I do believe it can be done. Many a time I have joined a school where staff have fallen into their TLR role as requested by a member of leadership many years ago but have now lost their way with no clear targets or sense of direction. I think they could be reinvigorated with clear research roles or areas of development to help the most vulnerable. In order for this to work and for us to ensure that teachers who want to remain in the classroom feel a sense of achievement, we must collaborate with them to create a new journey through their profession that doesn’t always lead to Senior Leadership. Exactly how we do this will depend on finance, timetabling and the conversations with the individual teachers. But if we want to champion our most valuable assets I think it must be explored.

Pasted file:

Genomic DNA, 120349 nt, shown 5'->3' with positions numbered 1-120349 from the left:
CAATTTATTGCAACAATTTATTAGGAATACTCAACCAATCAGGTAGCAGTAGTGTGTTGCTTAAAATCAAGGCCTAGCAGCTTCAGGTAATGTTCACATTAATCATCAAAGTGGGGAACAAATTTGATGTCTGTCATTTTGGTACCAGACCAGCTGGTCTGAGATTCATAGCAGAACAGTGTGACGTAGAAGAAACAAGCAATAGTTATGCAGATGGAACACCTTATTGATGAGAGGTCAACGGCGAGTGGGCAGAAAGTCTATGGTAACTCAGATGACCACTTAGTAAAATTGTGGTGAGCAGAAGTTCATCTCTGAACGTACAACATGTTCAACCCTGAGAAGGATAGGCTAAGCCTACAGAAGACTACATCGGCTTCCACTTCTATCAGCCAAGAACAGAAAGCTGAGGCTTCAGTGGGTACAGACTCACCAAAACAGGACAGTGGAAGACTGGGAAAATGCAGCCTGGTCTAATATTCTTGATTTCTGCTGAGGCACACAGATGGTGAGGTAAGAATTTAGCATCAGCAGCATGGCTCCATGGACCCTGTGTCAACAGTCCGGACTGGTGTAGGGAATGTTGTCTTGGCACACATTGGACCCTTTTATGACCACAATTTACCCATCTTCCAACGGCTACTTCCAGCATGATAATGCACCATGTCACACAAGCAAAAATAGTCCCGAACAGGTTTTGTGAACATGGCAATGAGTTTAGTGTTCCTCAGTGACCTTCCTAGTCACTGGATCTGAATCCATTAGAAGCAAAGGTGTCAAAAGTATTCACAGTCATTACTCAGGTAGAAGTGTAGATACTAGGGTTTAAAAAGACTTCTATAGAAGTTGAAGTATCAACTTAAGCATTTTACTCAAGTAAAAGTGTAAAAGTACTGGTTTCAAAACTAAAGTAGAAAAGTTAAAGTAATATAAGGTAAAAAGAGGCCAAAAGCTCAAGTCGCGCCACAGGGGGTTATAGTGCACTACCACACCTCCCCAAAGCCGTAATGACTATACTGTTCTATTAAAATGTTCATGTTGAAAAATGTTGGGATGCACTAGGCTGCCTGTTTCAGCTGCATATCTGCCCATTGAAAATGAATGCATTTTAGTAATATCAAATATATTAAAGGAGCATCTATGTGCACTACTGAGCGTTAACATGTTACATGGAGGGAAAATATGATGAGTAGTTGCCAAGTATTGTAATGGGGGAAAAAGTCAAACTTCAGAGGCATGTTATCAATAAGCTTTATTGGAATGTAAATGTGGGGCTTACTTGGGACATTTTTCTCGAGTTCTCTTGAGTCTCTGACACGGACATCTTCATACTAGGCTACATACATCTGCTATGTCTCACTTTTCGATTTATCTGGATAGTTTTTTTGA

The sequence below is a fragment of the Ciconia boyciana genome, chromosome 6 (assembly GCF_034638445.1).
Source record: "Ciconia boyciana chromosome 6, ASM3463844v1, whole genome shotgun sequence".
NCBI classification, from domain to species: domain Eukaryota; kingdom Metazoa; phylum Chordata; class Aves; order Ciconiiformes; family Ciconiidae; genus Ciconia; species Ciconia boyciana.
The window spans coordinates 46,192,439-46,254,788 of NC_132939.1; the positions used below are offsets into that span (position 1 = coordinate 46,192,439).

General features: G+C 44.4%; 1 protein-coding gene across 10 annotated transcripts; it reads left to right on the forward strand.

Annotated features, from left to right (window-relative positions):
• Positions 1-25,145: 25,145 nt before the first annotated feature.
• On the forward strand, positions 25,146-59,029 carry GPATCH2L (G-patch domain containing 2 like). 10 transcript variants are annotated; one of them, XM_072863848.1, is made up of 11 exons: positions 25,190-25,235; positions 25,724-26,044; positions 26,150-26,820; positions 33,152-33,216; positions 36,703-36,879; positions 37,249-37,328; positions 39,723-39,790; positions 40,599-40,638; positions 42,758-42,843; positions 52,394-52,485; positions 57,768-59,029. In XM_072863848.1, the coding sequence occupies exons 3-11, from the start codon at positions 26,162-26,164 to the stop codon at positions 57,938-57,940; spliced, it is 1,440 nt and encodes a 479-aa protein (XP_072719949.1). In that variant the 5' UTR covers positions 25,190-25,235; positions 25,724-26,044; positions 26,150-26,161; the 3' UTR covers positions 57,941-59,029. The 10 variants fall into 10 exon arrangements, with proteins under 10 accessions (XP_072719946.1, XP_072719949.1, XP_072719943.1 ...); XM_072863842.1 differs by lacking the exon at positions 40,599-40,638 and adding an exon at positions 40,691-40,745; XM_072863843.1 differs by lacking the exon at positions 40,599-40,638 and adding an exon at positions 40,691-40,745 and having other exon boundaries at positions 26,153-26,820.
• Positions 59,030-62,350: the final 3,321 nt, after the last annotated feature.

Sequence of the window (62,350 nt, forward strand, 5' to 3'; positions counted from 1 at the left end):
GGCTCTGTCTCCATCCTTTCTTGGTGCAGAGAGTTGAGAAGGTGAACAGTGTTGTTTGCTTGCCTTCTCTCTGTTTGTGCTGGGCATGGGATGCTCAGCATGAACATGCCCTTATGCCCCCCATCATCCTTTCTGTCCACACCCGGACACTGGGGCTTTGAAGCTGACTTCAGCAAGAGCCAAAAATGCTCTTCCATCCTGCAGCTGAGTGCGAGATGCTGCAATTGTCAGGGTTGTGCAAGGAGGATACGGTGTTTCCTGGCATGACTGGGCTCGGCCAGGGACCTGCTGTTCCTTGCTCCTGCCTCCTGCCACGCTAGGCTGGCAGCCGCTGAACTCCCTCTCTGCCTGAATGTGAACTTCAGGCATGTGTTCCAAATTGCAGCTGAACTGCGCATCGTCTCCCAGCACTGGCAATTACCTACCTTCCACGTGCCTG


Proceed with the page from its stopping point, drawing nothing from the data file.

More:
Teaching and Learning in schools when lockdown is over

As someone who oversees Teaching and Learning at work, I have been thinking a lot about what to do once kids return back to school. I can’t wait to have them back and miss my pupils dearly, but also know that school closure during this time of year will pose a series of challenges. I know it’s difficult to predict when the lockdown will end but rumours of schools opening up again are popping up in the media and it’s something that requires thought.

Next week I will be holding a Microsoft Teams meeting with my wonderful Middle Leaders (again, who I miss very much!) about how we get ready for those challenges.